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October 2002, Volume 52, Issue 10

Case Reports

View Box Case -10

I. Masroor  ( Radiology Department, Aga Khan University Hospital, Karachi. )
R. Hashmi  ( Radiology Department, Aga Khan University Hospital, Karachi. )

A 35-year old male presented with history of fever and cough, off and on for 2 months with 2 episodes of expectoration of mucoid material a week back. LaTboratoiy findings revealed leukocytosis with increased number of eosinophiis and a raised ESR.



Chest X-ray (Figure 1) and a lordotic view (Figure 2) showed a 4 cm x 4 cm cavitatory lesion in the right apical area with a 2.5 x 2.5 cm soft tissue density within it with positive crescent sign.

Discussion

Diagnosis: Aspergilloma,
Aspergillus species represent a dimorphic fungus that is ubiquitous in distribution. Although there are many species of Aspergillus, most human pathology is caused by Aspergillus fumigatus. The pulmonary manifestations of aspergillus infection are grouped in three categories1:
a) Aspergilloma - ball of fungus hyphae growing in an old pulmonary cavity.
b) Invasive aspergillosis - the fungus becomes a pathogen in its own right and invades pulmonary tissue causing necrosis.
c) Allergic bronchopulmonary aspergillosis.
In case of aspergilloma, the fungus colonizes any chronic cavitary or airspace (bronchiectatic cavity, old tuberculosis cavity, emphysematous bulla or cavity) except those in which tuberculosis is still active. The hyphae grow into a matted ball (or mycetoma), which lies free within the cavity. As the organism grows it creates extensive granulation tissue, which lines the cavity and may be a source of massive hemoptysis1,2.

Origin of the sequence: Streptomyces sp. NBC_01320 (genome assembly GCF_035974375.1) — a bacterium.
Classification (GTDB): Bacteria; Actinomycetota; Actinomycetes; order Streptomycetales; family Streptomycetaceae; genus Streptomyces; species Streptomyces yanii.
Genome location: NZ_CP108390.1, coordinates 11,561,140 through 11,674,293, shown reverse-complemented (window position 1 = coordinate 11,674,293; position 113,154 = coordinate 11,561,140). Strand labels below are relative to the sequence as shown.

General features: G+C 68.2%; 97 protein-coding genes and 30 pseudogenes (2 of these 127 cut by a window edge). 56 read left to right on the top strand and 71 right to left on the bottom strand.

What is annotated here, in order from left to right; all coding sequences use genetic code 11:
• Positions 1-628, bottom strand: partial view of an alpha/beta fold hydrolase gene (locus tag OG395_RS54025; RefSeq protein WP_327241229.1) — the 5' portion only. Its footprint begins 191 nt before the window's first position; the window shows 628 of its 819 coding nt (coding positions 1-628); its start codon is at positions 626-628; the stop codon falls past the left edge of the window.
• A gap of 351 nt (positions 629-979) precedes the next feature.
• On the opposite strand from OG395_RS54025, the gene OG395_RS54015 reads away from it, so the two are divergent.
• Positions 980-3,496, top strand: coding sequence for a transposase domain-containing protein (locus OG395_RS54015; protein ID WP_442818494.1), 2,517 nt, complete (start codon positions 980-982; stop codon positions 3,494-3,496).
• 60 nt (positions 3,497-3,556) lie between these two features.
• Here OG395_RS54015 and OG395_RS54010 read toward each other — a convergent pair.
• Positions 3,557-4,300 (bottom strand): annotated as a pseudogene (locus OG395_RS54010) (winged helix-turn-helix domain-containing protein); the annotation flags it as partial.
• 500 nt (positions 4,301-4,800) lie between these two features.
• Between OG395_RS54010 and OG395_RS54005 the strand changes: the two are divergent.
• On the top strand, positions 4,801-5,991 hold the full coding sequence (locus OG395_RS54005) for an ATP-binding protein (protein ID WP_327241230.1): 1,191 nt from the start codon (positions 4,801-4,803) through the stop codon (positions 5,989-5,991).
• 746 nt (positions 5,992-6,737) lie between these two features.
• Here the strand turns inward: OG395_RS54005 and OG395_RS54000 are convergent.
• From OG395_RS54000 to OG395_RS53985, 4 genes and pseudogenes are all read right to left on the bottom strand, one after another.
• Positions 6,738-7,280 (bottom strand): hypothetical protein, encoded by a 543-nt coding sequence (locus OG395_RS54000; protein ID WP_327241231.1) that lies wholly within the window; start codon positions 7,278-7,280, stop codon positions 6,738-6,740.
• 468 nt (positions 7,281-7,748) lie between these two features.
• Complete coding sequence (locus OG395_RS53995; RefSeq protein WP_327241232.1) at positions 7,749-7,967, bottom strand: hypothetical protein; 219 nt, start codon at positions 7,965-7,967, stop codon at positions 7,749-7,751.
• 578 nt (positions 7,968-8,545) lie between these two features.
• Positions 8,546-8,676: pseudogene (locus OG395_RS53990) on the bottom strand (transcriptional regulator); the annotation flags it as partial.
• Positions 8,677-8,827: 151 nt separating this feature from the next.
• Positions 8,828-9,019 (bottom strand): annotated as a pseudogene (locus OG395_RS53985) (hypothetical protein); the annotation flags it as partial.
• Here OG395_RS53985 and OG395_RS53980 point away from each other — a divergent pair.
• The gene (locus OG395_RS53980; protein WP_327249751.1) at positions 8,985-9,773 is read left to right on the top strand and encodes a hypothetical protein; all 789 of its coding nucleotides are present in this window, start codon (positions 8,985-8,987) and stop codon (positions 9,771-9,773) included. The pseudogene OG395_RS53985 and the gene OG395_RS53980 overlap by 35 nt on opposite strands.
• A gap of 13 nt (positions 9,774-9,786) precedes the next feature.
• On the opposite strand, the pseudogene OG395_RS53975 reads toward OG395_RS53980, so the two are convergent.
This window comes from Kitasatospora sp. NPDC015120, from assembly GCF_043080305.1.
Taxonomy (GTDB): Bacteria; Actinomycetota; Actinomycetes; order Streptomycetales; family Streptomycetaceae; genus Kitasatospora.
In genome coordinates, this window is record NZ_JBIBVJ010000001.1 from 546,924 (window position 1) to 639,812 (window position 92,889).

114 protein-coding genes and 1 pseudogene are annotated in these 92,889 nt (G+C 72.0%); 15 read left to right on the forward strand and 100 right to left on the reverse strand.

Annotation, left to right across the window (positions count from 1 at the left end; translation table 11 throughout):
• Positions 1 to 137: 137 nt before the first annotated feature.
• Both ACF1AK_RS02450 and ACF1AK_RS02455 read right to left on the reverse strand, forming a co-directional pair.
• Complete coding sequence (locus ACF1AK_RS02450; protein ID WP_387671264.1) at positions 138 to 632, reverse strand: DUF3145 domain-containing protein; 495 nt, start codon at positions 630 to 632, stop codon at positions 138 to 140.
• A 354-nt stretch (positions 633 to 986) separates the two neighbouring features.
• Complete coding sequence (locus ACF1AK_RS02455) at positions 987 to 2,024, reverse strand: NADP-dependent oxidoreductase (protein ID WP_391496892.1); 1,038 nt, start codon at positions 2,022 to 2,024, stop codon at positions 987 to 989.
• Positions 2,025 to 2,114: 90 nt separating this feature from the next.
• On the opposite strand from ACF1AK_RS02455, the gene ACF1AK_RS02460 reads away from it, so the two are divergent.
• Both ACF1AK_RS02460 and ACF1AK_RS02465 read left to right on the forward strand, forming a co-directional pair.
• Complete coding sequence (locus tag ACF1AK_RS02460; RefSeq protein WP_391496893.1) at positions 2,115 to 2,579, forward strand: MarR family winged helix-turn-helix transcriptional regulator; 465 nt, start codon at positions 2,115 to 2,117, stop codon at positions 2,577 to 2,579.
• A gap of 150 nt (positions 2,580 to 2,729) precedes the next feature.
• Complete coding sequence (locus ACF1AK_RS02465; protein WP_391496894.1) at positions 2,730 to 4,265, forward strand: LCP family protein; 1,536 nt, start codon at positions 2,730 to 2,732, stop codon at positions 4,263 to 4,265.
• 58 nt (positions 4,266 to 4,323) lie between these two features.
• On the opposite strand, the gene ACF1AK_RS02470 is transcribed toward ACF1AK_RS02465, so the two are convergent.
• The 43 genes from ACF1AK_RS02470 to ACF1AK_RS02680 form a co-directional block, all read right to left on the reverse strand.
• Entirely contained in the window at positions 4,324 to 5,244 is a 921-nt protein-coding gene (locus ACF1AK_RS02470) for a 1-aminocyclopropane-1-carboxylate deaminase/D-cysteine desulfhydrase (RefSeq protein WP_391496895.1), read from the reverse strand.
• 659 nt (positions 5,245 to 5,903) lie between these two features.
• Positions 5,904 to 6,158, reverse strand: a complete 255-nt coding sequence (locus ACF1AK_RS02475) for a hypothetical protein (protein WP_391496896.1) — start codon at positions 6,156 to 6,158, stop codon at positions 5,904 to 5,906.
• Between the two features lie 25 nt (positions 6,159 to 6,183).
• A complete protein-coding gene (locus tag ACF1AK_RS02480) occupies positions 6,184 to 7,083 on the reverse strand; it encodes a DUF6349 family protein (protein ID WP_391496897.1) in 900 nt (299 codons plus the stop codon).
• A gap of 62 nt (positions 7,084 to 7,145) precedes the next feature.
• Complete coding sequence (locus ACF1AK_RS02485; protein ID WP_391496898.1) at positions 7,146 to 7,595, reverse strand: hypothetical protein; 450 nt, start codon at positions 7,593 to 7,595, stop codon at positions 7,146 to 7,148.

Clinically, cough and expectoration are common in patients with aspergilloma. Hemoptysis is seen in 50-70% of cases2.
X-ray demonstrates a cavitatory lesion with a solid rounded mass inside it3. Air is seen between the mass and wall of the cavity and this has been described as crescent sign. There are no fluid levels within the cavity. The fungus ball typically moves with changes in position of patient. Since most chronic cavities are in the upper lobes, this is where the aspergillomas are usually found. The radiographic feature is a crescent of air between the ball and cavity wall is often best seen on tomography. Air crescent may not always be present, and the diagnosis of aspergilloma should be suspected in any chronic air space, which has opacified. On CT, early on, there may be a sponge like mass. A mature fungus ball may still contain of air4. Flecks of high density may be seen and most likely represent calcium.
In patients with massive hemoptysis, surgical removal of the diseased lung is indicated and may be life saving. In some instances the bleeding may stop spontaneously. Embolization of the bronchial vessels that usually supply the cavity have also been attempted.

References

1.Broderick LS, Conces DJ Jr., Traver RD et at. Pulmonary aspergillosis: a spectrum of disease. Crit. Rev. Diagn. Imaging, 1996;37: 491-531.
2.Daly P, Kavanagh K. Pulmonary aspergillosis: clinical presentation, diagnosis and therapy. Br. J. Biomed. Sci., 2001; 58:97-205.
3.Franquet T, Muller NL, Gimenez A et al. Spectrum of pulmonary aspergillosis: histologic, clinical, and radiologic findings. Radiographics, 2001;21:825-37.
4.Kuhlman JE, Fishman EK, Burch PA. et at. CT of invasive pulmonary aspergillosis. AJR., 1988;150:1015-20.123

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